A Philosophy of Political Imagination for the Knowledge Age
Edited by Amit Basole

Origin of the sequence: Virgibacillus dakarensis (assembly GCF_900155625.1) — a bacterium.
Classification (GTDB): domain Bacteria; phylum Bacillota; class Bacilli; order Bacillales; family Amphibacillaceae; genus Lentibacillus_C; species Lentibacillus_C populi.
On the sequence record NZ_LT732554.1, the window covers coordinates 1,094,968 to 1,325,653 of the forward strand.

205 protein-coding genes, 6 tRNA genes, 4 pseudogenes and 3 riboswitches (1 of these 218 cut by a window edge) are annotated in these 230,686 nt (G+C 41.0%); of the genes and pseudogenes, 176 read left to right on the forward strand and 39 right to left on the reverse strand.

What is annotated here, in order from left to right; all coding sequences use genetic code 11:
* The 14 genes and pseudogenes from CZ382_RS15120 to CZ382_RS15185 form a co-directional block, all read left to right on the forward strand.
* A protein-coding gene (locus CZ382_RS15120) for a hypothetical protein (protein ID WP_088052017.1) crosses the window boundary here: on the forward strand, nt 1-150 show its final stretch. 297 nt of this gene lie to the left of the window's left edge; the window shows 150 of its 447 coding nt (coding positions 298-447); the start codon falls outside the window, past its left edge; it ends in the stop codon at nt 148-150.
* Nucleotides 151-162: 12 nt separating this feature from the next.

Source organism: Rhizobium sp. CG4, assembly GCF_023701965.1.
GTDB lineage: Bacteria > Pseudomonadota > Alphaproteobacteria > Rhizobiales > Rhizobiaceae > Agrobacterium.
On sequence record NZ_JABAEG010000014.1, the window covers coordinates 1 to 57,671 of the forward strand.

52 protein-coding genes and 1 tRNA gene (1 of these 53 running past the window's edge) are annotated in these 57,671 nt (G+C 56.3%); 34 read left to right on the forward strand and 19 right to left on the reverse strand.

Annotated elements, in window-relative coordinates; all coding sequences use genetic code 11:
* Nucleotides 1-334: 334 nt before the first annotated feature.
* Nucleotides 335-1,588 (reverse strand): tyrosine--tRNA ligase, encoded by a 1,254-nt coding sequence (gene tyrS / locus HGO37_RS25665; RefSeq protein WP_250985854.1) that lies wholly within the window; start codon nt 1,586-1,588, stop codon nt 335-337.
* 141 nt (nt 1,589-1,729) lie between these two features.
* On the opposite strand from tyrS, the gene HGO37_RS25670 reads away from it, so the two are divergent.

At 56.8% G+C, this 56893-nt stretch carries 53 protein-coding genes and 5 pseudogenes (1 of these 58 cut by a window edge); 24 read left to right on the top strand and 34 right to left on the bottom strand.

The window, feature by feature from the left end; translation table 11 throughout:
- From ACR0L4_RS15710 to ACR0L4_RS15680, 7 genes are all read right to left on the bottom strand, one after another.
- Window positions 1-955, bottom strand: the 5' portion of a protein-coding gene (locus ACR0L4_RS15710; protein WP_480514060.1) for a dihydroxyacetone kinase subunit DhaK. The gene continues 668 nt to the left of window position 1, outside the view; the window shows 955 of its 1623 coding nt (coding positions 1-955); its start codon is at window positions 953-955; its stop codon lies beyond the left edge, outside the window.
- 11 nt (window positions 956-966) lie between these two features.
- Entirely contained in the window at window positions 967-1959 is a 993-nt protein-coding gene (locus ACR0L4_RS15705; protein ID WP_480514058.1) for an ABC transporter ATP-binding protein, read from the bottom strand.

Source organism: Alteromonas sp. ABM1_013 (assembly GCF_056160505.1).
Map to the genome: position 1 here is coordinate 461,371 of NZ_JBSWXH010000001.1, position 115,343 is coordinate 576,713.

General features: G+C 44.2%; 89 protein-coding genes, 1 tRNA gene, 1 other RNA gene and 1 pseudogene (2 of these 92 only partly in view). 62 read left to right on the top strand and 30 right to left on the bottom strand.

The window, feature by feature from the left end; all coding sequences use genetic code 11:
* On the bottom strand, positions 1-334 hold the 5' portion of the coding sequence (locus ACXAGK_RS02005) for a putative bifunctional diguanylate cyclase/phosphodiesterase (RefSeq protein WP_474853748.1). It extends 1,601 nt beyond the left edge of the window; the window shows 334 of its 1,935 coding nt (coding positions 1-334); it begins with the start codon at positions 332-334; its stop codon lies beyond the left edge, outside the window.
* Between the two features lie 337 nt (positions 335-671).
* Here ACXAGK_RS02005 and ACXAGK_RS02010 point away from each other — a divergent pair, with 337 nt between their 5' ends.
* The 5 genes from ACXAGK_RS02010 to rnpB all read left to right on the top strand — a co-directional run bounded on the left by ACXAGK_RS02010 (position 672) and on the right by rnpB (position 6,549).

The myriad ongoing popular struggles against displacement, inequality and imperialism will acquire a new civilizational significance as well as a sense of solidarity with each other if they are seen as knowledge struggles, struggles for restoring legitimacy to lokavidya (knowledge with the people). The coming of the Knowledge Society in the past two decades has destabilized the established hegemony of modern Science by recognizing the knowledge of peasants, artisans and indigenous peoples. In the process, it has created a space for building a new politics of lokavidya. The "uneducated masses" are on the move everywhere in struggles across the world, forming not just the mass base of these movements, but also the intellectual motive force. New ways of thinking have started coming into existence that do not take European reference, and instead root themselves in the ways of thinking and doing of the people. Lokavidya is the generic name of such ways of thinking and doing of people who have not gone to the university. Lokavidya is their knowledge; in it is embedded their worldview – philosophy, politics, economics, and genius. Lokavidya perspectives are thus the new and emerging knowledge perspectives that pave the way for a political imagination which can deliver the people from the traps they are in since the beginning of imperialism. These are the principal claims of the present volume, a collection of articles by associates of Viyda Ashram located in Sarnath, Varanasi. Essays found here are born from the belief that until the people's struggle against imperialism is carried to the knowledge plane, counter-revolutions will be inevitable; that unless the University is challenged alongside the State, restorations will recur. This book articulates the position that ordinary people the world over are knowledgeable, and that they know it to be so.